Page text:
The fact that data originate from stem analysis create an autocorrelation among observations within the same tree (correlation between the residuals within the same tree). Parameter estimates are not biased by this autocorrelation, but estimators of standard errors are ([26]), which invalidates the standard hypothesis testing. To account for this possible autocorrelation, we modeled the error terms using a continuoustime autoregressive error structure [CAR(x)], which expands the error terms in the following way ([48]  eqn. 3):
where e
_{ij} is the jth ordinary residue on the ith tree (i.e., the difference between the observed and the estimated heights of the tree i at age measurement j), with d
_{n} = 1 for j > n
and it is zero for j ≤ n, ρ
_{n} is the norder autoregressive parameter to be estimated, and t
_{ij}t
_{i(jn)} is the time distance (years) separating the jth from the j
thn
observations. To evaluate the presence of autocorrelation and the order of the CAR(x) to be used, graphs representing residuals versus lagresiduals from previous observations within each tree were visually examined. The dummy variables method and the CAR(x) error structure were programmed by the use of the SAS/ETS^{®} MODEL procedure ([40]), which allows for dynamic updating of the residuals.
Construction of the Stand Density Management Diagram
A key issue in constructing a SDMD is to characterize the growing stock relating average tree size to density, by means of density indexes such as the stand density index ([36]), relative spacing index ([46]) or the selfthinning rule ([47]). In the present work we propose to construct a SDMD using Reineke’s stand density index SDI
, which relates number of trees per ha (N
) to mean squared diameter (Dg
 eqn. 4):
SDI
is a useful index to define management schedules and thinning rules. Stand development in a SDMD is shown by representing dominant height (H
_{0}) on the xaxis and number of trees per hectare (N
) on the yaxis. The main idea behind SDMD is to express all the mathematical relations in the system as a function of N
and H
_{0}, and therefore to define isolines for different levels of stocking density (SDI
) as well as the rest of the stand attributes of interest by solving for N
. Thus all the functions and models included in the system can be solved in terms of these two variables, in order to plot isolines for the different values of the attribute variables over the diagram. Another key concern in constructing a SDMD is to determine the main basic functions for defining the stand state. In our SDMD we propose to fit the following system of nonlinear equations (eqn. 5  eqn. 8):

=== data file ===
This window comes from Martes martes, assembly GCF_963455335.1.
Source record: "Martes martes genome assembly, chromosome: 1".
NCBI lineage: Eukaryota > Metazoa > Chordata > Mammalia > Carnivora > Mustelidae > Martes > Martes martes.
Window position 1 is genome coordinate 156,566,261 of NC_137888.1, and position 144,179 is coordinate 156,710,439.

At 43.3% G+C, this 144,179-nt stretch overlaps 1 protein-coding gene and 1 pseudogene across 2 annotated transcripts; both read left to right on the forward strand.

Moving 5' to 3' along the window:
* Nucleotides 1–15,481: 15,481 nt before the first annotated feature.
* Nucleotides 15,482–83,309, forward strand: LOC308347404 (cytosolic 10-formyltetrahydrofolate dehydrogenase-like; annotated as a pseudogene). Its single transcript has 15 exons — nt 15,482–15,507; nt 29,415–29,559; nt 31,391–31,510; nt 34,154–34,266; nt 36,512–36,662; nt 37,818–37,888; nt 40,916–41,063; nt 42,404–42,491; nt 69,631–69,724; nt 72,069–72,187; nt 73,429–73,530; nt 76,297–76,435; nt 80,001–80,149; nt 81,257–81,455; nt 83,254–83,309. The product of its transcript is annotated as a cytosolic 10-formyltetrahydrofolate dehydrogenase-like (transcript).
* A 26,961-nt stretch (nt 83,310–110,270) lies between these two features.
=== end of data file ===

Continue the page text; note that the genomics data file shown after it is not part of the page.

The eqn. 5 relates mean squared diameter (Dg
) as a function of stand density (N
) and dominant height (H
_{0}), while eqn. 6 and eqn. 7 define the aboveground biomass (W
_{T}) and the stand volume (V
) as an allometric relationship between the average tree size (Dg
), the dominant height of the stand and the number of trees per hectare. eqn. 8 represents the merchantable volume ratio up to a given diameter D
_{i} (R
_{i}) as a function of Dg
. eqn. 7 and eqn. 8 can be reexpressed in terms of total merchantable volume up to a section diameter D
_{i} (Vm
_{i}), defined as the product among V
and R
_{i }(eqn. 9):
where a
_{0}a
_{2}, b
_{0}b
_{3}, c
_{0}c
_{3}, d
_{0}d
_{2} are parameters to be estimated. eqn. 5, 6 and 9 constitute a simultaneous system of equations, where N
and H
_{0} are exogenous variables and Dg, W
_{T} and Vm
_{i} are endogenous variables. Error components of the variables on the lefthand and righthand side are correlated, so a simultaneous fit of the system of equations was carried out by using the fullinformation maximum likelihood technique. Since the number of observations in the database was different for mean squared diameter and aboveground biomass (one observation per plot) and merchantable volume (several observations per plot, one for each 1 cm top diameter threshold up to 23 cm), a special structure was proposed that assigns to each merchantable volume from the same plot the values of the rest of stand variables of the plot, and the inverse of the number of observations per plot was used as weighing factor (see [10] for more details in fitting techniques). A simultaneous fit of the models was carried out by using again the SAS/ETS^{®} MODEL procedure ([40]).
Once the nonlinear system of simultaneous equations is solved, the next step includes the definition of isolines for the different levels of SDI, Dg
and W
_{T} (Tab. S2 in Appendix 1). As Vm
_{i} is not easily solved for N
and H
_{0}, we split eqn. 9 to define isolines for V
and R
_{i}. To draw the isolines for R
_{i} we selected an end diameter of 15 cm, since logs over this diameter can be used for handicraft purposes ([22]).
Results
Site index curves
To determine the order of the CAR(x) to be used to correct the autocorrelation, we first fitted all the six studied models using nonlinear least squares without expanding the error terms to account for autocorrelation. It appeared that a trend in residuals as a function of lagresiduals within the same tree is evident in all models, as expected because of the longitudinal nature of the data used for model fitting. Fig. 2 (first column) provides an example with M5. After fitting the models by a secondorder continuoustime autoregressive error structure CAR(2), the trends in residuals disappeared (Fig. 2  third column).